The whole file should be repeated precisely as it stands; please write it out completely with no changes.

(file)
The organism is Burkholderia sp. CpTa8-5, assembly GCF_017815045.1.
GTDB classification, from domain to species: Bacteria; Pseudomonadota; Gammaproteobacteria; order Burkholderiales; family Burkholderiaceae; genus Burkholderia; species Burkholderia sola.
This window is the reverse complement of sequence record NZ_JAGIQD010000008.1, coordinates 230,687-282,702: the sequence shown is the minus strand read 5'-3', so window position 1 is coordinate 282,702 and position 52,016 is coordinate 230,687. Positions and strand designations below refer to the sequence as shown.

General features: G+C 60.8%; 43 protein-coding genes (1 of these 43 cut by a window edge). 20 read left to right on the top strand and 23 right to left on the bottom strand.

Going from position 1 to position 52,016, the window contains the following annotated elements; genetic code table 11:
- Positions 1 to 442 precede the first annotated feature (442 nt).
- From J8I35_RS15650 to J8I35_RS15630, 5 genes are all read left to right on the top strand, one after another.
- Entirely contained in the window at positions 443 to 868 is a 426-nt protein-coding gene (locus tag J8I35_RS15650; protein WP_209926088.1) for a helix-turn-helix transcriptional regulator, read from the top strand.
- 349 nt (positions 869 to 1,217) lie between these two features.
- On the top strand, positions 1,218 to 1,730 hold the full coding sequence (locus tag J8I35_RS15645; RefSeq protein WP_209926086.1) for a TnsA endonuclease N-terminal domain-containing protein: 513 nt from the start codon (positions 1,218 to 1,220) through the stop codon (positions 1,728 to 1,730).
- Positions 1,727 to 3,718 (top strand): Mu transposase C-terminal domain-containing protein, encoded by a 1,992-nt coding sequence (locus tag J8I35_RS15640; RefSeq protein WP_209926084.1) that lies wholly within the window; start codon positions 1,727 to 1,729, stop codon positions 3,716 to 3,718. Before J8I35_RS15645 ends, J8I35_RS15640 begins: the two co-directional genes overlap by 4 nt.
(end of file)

The organism is Burkholderia sp. CpTa8-5, assembly GCF_017815045.1.
GTDB classification, from domain to species: Bacteria; Pseudomonadota; Gammaproteobacteria; order Burkholderiales; family Burkholderiaceae; genus Burkholderia; species Burkholderia sola.
This window is the reverse complement of sequence record NZ_JAGIQD010000008.1, coordinates 230,687-282,702: the sequence shown is the minus strand read 5'-3', so window position 1 is coordinate 282,702 and position 52,016 is coordinate 230,687. Positions and strand designations below refer to the sequence as shown.

General features: G+C 60.8%; 43 protein-coding genes (1 of these 43 cut by a window edge). 20 read left to right on the top strand and 23 right to left on the bottom strand.

Going from position 1 to position 52,016, the window contains the following annotated elements; genetic code table 11:
- Positions 1 to 442 precede the first annotated feature (442 nt).
- From J8I35_RS15650 to J8I35_RS15630, 5 genes are all read left to right on the top strand, one after another.
- Entirely contained in the window at positions 443 to 868 is a 426-nt protein-coding gene (locus tag J8I35_RS15650; protein WP_209926088.1) for a helix-turn-helix transcriptional regulator, read from the top strand.
- 349 nt (positions 869 to 1,217) lie between these two features.
- On the top strand, positions 1,218 to 1,730 hold the full coding sequence (locus tag J8I35_RS15645; RefSeq protein WP_209926086.1) for a TnsA endonuclease N-terminal domain-containing protein: 513 nt from the start codon (positions 1,218 to 1,220) through the stop codon (positions 1,728 to 1,730).
- Positions 1,727 to 3,718 (top strand): Mu transposase C-terminal domain-containing protein, encoded by a 1,992-nt coding sequence (locus tag J8I35_RS15640; RefSeq protein WP_209926084.1) that lies wholly within the window; start codon positions 1,727 to 1,729, stop codon positions 3,716 to 3,718. Before J8I35_RS15645 ends, J8I35_RS15640 begins: the two co-directional genes overlap by 4 nt.